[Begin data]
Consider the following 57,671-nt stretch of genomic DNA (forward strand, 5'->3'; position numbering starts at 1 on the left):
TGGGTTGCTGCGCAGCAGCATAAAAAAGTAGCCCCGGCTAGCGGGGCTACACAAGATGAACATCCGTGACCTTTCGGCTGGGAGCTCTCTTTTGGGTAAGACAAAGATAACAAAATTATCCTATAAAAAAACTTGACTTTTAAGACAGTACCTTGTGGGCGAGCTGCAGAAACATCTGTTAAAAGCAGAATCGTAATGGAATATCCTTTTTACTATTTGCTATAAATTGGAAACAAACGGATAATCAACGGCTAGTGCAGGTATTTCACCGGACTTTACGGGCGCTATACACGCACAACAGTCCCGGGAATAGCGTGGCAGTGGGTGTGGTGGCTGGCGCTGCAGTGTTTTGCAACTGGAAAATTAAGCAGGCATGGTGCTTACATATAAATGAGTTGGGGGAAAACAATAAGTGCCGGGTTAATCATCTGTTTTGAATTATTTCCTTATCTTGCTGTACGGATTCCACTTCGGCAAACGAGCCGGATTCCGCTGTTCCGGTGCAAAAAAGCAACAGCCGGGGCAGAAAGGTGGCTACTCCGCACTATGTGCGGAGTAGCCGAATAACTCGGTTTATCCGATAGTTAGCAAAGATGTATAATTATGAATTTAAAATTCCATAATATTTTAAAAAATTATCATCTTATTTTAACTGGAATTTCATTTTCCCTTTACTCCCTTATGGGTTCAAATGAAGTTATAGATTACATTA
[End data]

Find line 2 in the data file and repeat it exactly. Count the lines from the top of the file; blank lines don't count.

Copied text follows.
TGGGTTGCTGCGCAGCAGCATAAAAAAGTAGCCCCGGCTAGCGGGGCTACACAAGATGAACATCCGTGACCTTTCGGCTGGGAGCTCTCTTTTGGGTAAGACAAAGATAACAAAATTATCCTATAAAAAAACTTGACTTTTAAGACAGTACCTTGTGGGCGAGCTGCAGAAACATCTGTTAAAAGCAGAATCGTAATGGAATATCCTTTTTACTATTTGCTATAAATTGGAAACAAACGGATAATCAACGGCTAGTGCAGGTATTTCACCGGACTTTACGGGCGCTATACACGCACAACAGTCCCGGGAATAGCGTGGCAGTGGGTGTGGTGGCTGGCGCTGCAGTGTTTTGCAACTGGAAAATTAAGCAGGCATGGTGCTTACATATAAATGAGTTGGGGGAAAACAATAAGTGCCGGGTTAATCATCTGTTTTGAATTATTTCCTTATCTTGCTGTACGGATTCCACTTCGGCAAACGAGCCGGATTCCGCTGTTCCGGTGCAAAAAAGCAACAGCCGGGGCAGAAAGGTGGCTACTCCGCACTATGTGCGGAGTAGCCGAATAACTCGGTTTATCCGATAGTTAGCAAAGATGTATAATTATGAATTTAAAATTCCATAATATTTTAAAAAATTATCATCTTATTTTAACTGGAATTTCATTTTCCCTTTACTCCCTTATGGGTTCAAATGAAGTTATAGATTACATTA